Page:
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It was well on into his career—a full nine years after he burst on the scene with a victory at the Tour de l’Avenir, and eight years after he took his one and only Tour de France—that Felice Gimondi won the 1973 world road race championship in Barcelona.
peloton/Images: Yuzuru Sunada
The Phoenix, as the Italian was called, beat a star-studded breakaway: Freddy Maertens, Luis Ocaña and the great Eddy Merckx. Losing to Merckx was something Gimondi had come to terms with over his career. While Gimondi was racing, Merckx won both the Tour and the Giro d’Italia five times, with Gimondi his foil in many. If not for Merckx, Gimondi himself may have been considered the greatest of all time.
After 248 kilometers and more than six hours in the saddle, the small group of all-stars headed for the line with their pursuers almost two minutes behind. Gimondi and Ocaña were not fast finishers, so the smart money was on the two Belgians, Merckx and Maertens. But what that smart money did not consider was the brutal nature of the course and that the harder the race, the more Gimondi thrived.
Maertens began the lead-out early, Merckx struggling to stay on his wheel. With 250 meters to go, Maertens looked back and saw Merckx fading. With a long drag race of a sprint underway, Maertens knew it would be up to him and he dug again, but Gimondi jumped from Merckx’s wheel and passed Maertens, winning his one and only elite rainbow jersey by half a bike length.
The result, Gimondi beating the two Belgians, so shocked the cycling world that rumors of misconduct and bribery were rampant. But a look back to the race footage shows simply that the Belgians backed the wrong man on the day. If Eddy had led out Maertens, it’s hard to see Gimondi winning that sprint. As far as rumors of bribery go, the legendary cycling journalist John Wilcockson told us, “Gimondi just did the best sprint. Eddy always wanted to win, so I don’t believe any buy-out theories. He called that defeat one of the major disappointments of his career.”
With the 2017 worlds around the corner, we asked Gimondi to reminisce a bit about his victory that day in Barcelona and about his career in general—the rivalry with Merckx, the bikes of the day, how he broke into the pro ranks…
Peloton: How did you first reach the professional cycling ranks?
Felice Gimondi: My story began almost 50 years ago, the first time I came in contact with Bianchi at the world championships at Salo in 1963. I was there with a small amateur team and at the finish I was approached by Pinella De Grandi, who was, at the time, the team manager for Fausto Coppi. He said to me: “Today I saw you, you rode well…would you like to come ride for Bianchi?”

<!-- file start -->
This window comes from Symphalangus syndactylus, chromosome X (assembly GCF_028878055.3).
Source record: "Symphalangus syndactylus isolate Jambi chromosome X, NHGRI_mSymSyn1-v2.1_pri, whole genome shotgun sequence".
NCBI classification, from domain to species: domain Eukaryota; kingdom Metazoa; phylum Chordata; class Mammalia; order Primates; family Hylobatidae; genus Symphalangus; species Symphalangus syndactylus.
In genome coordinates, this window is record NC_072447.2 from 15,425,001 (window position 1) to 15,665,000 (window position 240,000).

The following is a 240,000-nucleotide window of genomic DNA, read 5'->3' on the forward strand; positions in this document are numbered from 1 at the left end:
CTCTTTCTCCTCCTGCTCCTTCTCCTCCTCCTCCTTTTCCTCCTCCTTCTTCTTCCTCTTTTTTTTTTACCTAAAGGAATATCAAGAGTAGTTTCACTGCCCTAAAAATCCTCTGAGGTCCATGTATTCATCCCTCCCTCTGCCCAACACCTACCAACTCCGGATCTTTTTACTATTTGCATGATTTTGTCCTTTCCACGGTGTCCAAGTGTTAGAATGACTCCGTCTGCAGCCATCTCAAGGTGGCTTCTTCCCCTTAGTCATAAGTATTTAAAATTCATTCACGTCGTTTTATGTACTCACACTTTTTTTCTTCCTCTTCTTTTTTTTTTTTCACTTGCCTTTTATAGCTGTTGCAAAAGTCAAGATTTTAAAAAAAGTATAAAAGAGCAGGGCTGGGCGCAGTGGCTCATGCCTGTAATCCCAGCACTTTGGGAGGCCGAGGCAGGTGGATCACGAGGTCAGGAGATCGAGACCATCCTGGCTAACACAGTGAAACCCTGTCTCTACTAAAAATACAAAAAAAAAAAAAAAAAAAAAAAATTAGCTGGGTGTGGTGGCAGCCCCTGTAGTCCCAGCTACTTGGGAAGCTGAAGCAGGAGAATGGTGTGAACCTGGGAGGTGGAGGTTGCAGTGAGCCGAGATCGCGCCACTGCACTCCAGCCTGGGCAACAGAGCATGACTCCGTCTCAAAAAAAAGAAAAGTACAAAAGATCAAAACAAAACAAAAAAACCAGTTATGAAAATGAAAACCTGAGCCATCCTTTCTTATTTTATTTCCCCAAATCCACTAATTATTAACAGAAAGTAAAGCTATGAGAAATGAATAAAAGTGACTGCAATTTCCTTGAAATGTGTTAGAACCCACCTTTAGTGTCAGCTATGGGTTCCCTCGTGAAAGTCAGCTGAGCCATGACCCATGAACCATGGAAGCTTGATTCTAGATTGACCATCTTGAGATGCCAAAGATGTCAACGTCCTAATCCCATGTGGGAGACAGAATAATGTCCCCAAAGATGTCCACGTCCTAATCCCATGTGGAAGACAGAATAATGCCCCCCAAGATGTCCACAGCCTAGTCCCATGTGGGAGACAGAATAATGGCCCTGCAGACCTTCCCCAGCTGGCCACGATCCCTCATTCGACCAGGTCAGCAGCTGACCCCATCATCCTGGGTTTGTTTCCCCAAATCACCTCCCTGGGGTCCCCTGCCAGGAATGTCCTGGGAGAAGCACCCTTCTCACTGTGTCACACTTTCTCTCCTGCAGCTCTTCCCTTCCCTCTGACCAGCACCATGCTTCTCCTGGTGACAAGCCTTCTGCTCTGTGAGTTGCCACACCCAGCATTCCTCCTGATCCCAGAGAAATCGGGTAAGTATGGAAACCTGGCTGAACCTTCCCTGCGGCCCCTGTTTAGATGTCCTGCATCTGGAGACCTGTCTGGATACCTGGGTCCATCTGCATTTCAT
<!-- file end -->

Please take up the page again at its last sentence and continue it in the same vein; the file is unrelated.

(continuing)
P: Did it mean something extra that your opportunity came with the legendary Bianchi team?
FG: It’s obvious that for a young guy who came from a small town in the country to hear that I could ride the same bike as Coppi was the biggest compliment I could have. It happened so quickly that the Monday immediately after the worlds I was at the Bianchi factory in Milan picking up my first bike.
P: Did you find success right away as a professional?
FG: In 1964, I won six races, including the Tour de l’Avenir. In 1965, I won the Tour de France. In 1966, I won Paris–Roubaix, Paris–Brussels and the Tour of Lombardy. In 1968, the Vuelta a España and the Tour de Romandie, and like this it continued with three wins in the Giro d’Italia, the last of which was in 1976 when I was already considered “a bit old » in the peloton. The last important race of my career was Paris–Brussels, 311 kilometers, which I won in 1977, 12 years after my victory in the Tour de France. Not an easy feat!
P: What was it like racing against, and sometimes beating, the great Eddy Merckx?
FG: My biggest adversary was Eddy. He was hard to compete against because he was strong everywhere, he was a better sprinter than me and he could attack harder and change rhythm better. I had to keep my eyes on him for sometimes 200 kilometers. My most memorable result against Eddy was the world championships in Barcelona where I won ahead of Maertens, Ocaña and Merckx. It’s a memory that has a particular meaning to me. I think about the moment when I arrived ahead of everyone [Gimondi raises his arms and smiles].
P: How have bikes changed from your day to what the pros ride today?
FG: First of all we raced on steel. The bikes had a longer rear end because many of our races were still on gravel. And then we started to shorten the rear end to make a bike that was more nervous and alive. In time we’ve arrived at bikes that respond to the courses, the distances and the racers of today. Now bikes are as short as possible because you race shorter distances, there is no gravel and the pace is always high and nervous. So we continue to adapt, not just yearly but day by day.